The Road to Rollergirl How I Stopped Being a Roller Wannabe and Started Being a Rollergirl


Yo Dawg, I Heard You Like Challenges

So the old year is done, sent off with a [skate] boot in the ass by my Roller Derby Workout Old Year's Revolution. The winners, Skirt Steak of the Hellions of Troy fresh meat squad and Chrome Molly of the Southern Oregon Rollergirls, will be getting their prizes in the mail. I realized, though, if the point of the competition was to build up momentum for the new year and the Roller Derby Workout Challenge, why stop there? Consider this me holding out my arms and yelling "I'm bridging! I'm bridging!" (Ref note: your arms are irrelevant! When defining position relative to other skaters, listen to Shakira: the hips don't lie!) I decided to run another Fleetly challenge as a "primer" for those folks who just can't wait until January 29th.


Why We Roll

One of the most hotly debated aspects of roller derby is the performative/voyeuristic side of the sport. People can say what they will--and I have no doubt that I will say more about it at some point in the future--but there are many players, and many more fans, for whom a big part of the sport is sexiness from the perspective of the male gaze. This was certainly part of the initial attraction for me. What can I say, fishnets and short skirts are hot! I hoped that I could skate my legs and butt into that inimitable derby firmness.

As I have become more involved in the sport, however, I am much less concerned by what my body looks like than by what my body can achieve. Apropos of this, Jezebel recently ran a really great article about women and fitness, A Call to Arms (And Abs, Quads, Calves, and Shoulders). This article is great, but even greater is a comment by user come_love_sleep, re-posted in its entirety with permission from the author.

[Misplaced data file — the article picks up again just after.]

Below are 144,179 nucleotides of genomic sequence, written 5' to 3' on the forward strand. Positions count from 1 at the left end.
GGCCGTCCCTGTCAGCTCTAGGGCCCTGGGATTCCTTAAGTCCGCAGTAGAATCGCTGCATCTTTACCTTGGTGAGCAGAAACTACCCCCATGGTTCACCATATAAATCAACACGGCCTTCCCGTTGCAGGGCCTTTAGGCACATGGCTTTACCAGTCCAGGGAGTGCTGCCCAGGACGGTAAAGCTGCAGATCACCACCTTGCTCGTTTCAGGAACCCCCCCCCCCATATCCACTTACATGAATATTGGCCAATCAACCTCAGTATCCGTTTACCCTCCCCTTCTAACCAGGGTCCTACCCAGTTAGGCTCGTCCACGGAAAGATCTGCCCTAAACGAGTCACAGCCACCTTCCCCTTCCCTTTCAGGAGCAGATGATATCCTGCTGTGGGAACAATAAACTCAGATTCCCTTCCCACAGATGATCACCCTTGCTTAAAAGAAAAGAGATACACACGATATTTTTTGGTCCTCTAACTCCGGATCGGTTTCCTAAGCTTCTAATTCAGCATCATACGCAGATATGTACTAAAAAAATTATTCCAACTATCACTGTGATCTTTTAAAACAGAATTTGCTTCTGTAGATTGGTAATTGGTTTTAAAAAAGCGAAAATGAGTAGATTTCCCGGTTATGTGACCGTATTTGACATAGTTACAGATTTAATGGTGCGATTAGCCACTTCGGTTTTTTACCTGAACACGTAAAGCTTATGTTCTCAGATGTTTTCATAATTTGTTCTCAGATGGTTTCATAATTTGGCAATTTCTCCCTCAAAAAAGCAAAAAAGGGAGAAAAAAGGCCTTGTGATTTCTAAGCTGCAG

I have been weak and ill pretty much all my life. My eyes are terrible, my lungs are terrible, I have this odd and undiagnosable tendency to just faint sometimes, and I never quite hit average height, in a house full of younger siblings built like dancers. I had quite a hatred for my body for a long, long time.

About three years back, a guy I was into was into Kendo, a competitive Japanese sword art. He quit the dojo (because he 'wasn't feeling it,' which it turns out translates to, 'didn't want to work out so much,') and I, finally realizing I wasn't going to ever get his attention, simultaneously realized that perhaps part of my fascination with him wasn't about him at all. I went to the dojo he'd practiced at, and within the first fifteen minutes of watching practice, I was absolutely hooked.

They were beautiful. They were fierce and strong, and even though some of them were plainly in pain, they weren't stopping. During a particularly strenuous exercise, one of the girls dropped to one knee and gasped for several minutes, but there wasn't any shame on her face, just determination; this was a body thing that was happening to her, and in a minute she'd get up again.
And she did.
I wanted that so bad.

The Sensei, leaving, glanced at my eyes and grinned. "I will see you on Thursday." he said, no question at all in his voice, and I couldn't nod fast enough.

So I started to practice. At the end of my first practice, my feet and hands were blistered and bleeding; I had to wrap them in tape for weeks. I'd wake up sore, I'd cry when I had to walk down a flight of stairs because my thigh muscles felt like they were tearing apart. But there was this perfect serenity to moments of practice, there was this gorgeous, perfect silence, where my body and my brain were in perfect accord. It was beyond addictive.